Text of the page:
BY TOM LODGE – People that know outdoors people, ask or comment on the recent election and the overwhelming Referendum by the people of the Island of Hawaii on the job that both the Department of Land and Natural Resources (DLNR) does and also on what they see happening to our forests in the “name of science and watershed protection.”

People also have an innate or inherent sense of values and legitimacy and they are seeing neither from the DLNR, the Board of Land and Natural Resources nor from the Feds and their swarm of “scientists” who have invaded our forests, and who survive on crisis, as does much of what goes on in our forests. I say crisis, because when they fix something, it seems the money stops. For the people of Hawaii that very implication should be cause for great concern and of course the results are in enormous supply.

I’m going to contain my thoughts here to the Palila, since it is the aerial slaughter of one of our important resources that prompted the resolution and bills by our County Council to stop its continuing and senseless progress. For 30 years, we have been spending millions of dollars each year to save the Palila, carried out through a frivolous indictment on ungulates, one of Hawaii’s important resources. This is no less troubling than sending the wrong the man to the electric chair or firing squad, and has to stop! A wrongfully applied Court Order is no excuse; this entire affair needs to be re-evaluated, except appearances seem to indicate it’s all about the money and a failed precedent.

Speaking of precedent, another meaningful sleight of hand is “their” use of the term “ecosystem management”.  Now instead of just taking care of a plant, they have coopted the term instead to fence in thousands of acres of forestlands in the “interest of science”. However, according to one noted author on Ecosystem Management, Robert T. Lackey, one of the more germane pillars of ecosystem management goes like this; “Ecosystem management should maintain ecosystems in the appropriate condition to achieve desired social benefits; the desired social benefits are defined by society, not scientists.”  Except to the right parties, “There is money in them thar hills!”  And you wonder why the people of Hawaii are tired.

Lastly, their stories don’t hold water. They blame the sheep but 30 years of slaughter have done nothing to help the Palila. The truth is they don’t know what affects the Palila. But as they always have, they will focus on the sheep and goats and deer and whatever else they can blame in order to mask their ineffectiveness. This slaughter of the sheep needs to stop. It is an important Island and State resource and not worth sacrificing for failed policy and science!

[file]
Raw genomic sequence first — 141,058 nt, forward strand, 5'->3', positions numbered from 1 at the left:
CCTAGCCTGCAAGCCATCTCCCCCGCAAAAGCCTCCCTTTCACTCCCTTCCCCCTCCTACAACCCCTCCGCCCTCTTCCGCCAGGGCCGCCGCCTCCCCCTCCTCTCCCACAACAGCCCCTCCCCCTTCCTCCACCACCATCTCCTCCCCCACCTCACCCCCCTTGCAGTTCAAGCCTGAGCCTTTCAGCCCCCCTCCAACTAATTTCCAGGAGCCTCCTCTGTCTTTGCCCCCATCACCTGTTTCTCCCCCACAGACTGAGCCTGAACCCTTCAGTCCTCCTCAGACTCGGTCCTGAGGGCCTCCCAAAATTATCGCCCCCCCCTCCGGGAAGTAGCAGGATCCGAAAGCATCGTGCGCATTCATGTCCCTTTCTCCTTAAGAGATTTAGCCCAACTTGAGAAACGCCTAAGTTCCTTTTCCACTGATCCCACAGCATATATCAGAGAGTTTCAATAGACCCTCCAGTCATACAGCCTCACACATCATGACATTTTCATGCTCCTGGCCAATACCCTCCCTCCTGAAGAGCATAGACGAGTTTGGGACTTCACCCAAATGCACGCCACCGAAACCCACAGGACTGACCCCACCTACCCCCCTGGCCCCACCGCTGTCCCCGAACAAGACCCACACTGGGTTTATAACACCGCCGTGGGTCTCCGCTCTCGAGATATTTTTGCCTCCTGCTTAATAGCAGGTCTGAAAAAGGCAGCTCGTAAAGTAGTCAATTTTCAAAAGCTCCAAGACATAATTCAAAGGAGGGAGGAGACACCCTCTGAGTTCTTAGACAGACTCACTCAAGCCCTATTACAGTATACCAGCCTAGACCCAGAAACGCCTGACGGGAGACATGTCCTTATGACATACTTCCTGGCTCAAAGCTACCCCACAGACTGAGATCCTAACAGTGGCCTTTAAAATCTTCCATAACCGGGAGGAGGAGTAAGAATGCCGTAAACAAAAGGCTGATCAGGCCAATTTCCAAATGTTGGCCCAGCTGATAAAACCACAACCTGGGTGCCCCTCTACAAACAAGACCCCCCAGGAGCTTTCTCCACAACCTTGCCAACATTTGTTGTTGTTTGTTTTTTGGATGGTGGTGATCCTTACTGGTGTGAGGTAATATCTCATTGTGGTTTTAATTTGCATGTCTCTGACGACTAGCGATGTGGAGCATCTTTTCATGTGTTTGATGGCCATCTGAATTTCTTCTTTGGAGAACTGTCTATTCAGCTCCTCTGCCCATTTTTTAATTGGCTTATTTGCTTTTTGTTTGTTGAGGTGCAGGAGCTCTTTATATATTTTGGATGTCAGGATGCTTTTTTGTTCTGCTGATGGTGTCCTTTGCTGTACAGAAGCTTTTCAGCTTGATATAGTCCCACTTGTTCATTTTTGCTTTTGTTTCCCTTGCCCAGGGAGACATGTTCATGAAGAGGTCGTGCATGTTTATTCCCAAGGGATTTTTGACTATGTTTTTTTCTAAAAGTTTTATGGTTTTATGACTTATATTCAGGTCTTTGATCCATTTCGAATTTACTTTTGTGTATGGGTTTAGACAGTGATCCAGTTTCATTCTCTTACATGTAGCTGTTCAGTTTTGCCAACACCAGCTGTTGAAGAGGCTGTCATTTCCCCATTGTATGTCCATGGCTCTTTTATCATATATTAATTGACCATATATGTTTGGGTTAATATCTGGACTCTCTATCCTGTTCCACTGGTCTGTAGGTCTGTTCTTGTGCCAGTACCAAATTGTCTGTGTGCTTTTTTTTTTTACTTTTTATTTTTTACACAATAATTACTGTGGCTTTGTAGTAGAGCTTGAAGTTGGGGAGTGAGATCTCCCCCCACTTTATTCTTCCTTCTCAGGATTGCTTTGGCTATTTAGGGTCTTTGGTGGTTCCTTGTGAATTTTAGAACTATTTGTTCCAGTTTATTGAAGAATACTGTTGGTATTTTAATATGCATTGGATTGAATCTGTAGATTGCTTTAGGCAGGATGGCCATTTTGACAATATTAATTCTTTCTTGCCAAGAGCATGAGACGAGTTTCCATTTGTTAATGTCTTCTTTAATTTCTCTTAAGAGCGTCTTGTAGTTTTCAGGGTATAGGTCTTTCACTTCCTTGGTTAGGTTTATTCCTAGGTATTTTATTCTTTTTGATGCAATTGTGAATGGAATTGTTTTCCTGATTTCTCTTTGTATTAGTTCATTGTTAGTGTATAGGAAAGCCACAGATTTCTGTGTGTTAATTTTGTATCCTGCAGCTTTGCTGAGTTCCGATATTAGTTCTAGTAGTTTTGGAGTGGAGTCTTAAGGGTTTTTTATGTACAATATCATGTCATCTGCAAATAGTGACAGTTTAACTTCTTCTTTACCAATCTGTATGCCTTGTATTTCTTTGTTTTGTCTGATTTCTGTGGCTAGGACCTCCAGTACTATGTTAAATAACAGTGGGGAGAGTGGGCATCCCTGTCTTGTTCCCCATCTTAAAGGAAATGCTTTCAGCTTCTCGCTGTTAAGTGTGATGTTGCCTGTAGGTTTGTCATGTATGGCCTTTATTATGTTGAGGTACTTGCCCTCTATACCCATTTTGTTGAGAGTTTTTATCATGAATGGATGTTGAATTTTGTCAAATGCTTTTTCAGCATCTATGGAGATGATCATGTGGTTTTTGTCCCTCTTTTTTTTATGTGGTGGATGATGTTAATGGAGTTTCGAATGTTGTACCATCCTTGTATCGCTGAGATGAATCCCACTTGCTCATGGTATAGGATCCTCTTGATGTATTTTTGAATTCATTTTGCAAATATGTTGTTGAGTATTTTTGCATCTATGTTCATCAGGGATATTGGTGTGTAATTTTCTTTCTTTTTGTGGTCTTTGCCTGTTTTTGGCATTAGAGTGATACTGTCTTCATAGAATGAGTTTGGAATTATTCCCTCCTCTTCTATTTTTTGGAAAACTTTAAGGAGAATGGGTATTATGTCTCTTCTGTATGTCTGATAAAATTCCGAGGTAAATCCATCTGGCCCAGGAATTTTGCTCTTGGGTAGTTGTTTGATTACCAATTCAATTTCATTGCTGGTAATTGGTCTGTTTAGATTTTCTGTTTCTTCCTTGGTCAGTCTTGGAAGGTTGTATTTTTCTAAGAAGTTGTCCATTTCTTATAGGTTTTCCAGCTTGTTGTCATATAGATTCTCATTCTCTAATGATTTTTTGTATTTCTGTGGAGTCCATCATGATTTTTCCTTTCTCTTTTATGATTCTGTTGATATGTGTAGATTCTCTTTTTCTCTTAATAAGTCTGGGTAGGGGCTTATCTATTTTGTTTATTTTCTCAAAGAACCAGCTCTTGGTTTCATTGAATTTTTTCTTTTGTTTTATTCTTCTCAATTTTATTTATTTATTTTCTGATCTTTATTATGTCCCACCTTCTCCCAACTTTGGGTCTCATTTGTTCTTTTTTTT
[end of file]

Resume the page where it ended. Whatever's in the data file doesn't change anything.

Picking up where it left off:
It is high time that the State recognize that this court ordered mandate must be challenged and a new plan for the mountain needs to be implemented, a plan that includes all the stake holders with a strategy that benefits all of our people and resources. There is such a thing available too, it is called a Cooperative Resource Management Plan, but anytime you ask the environmentalist to collaborate, they reject it. The people know this, and they are tired of it. This is just the beginning. The people of Hawaii apparently feel that they have been tread upon for far too long.

Tom Lodge is a resident of Keaau, Hawaii

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3 COMMENTS

  1. I agree with you Tom! We all need to realize this fight is not only for us hunters it's for our kids and the next generation and the next. These so-called scientists need to know that the sheep is part of the ecosystem, they control the fuel which in turn protects the Mamane forest. Right now we have a great potential for fires, if the mountain burns or should I say when the mountain burns we all lose! I often wonder why the state is turning their head towards the evasive plants that have estsblished…Gorse, Albizia, Miconia, Fiddlewood and not to mention Coqui frogs. The problem is they pick and choose what to go after. We need to hold them accountable. These weeds are flourishing and here to stay. The theory that the sheep is to blame for the demise of the Mamane forest is just a myth! Keep up your informative work!!

  2. Very well articulated and reasoned, Tom. Fine article and I hope it spurs positive results. Hawaii is far from alone when it comes to suffering fools.

    UC

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